A scatter of predominantly prehistoric pits and traces of removed boundaries have been discovered along the route of pipeline. At Forrabury a cist grave cemetery was uncovered during soil stripping on a site compound. Cists are graves lined with upright stones. The precise date of the cemetery remains to be established through scientific dating. However, analogy with other cist graves in Cornwall suggests that it is possibly a mixed pagan and Christian cemetery. A minimum of 18 graves were uncovered in the compound area. There is a great variety of structures, which include rock cut graves, cist graves, graves covered with slabs, and rock infilled graves. Orientations vary, from east to west, which is typical of the Christian period and to north to south, which is usually considered to be pagan. Although no human bone survived on the site, a rare example of whole jar, which is likely to date from the 6th to 8th centuries AD was recovered from alongside one of the cists. The site has been preserved by South West Water. The graves have remained undisturbed and have been covered by sand and terram to ensure that they were fully protected. After use as a compound the field will be re-instated with topsoil.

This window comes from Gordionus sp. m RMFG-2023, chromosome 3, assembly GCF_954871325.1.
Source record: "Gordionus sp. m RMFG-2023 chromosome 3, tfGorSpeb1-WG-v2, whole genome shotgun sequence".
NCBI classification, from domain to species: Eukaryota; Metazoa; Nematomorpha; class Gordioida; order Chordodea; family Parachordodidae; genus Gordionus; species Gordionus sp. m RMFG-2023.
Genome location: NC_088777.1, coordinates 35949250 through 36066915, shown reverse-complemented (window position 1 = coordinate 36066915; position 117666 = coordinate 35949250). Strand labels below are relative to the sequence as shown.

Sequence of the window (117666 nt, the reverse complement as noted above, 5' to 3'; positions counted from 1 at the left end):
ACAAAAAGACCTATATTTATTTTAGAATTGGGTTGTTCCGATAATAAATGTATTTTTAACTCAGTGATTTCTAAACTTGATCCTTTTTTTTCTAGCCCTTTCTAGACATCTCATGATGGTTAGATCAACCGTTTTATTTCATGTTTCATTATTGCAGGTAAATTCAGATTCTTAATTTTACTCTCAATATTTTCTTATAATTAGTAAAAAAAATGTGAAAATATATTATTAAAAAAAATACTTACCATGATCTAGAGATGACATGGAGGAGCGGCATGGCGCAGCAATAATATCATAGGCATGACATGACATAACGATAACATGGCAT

A second early medieval cist grave and other structures were found near to Tintagel. This too was left undisturbed and preserved.
Traces of medieval field boundaries have also been recorded which has helped to increase our understanding of the pattern of land use during that period.
The archaeological recording programme which is funded by South West Water has already made an important contribution to the understanding of past activity in an area, where comparatively little fieldwork has taken place previously. The programme of post excavation work on the artefacts and samples collected from the pipeline will doubtlessly greatly enhance our knowledge of the archaeology of north Cornwall.
Many thanks to Carl Thorpe for this early report on his findings.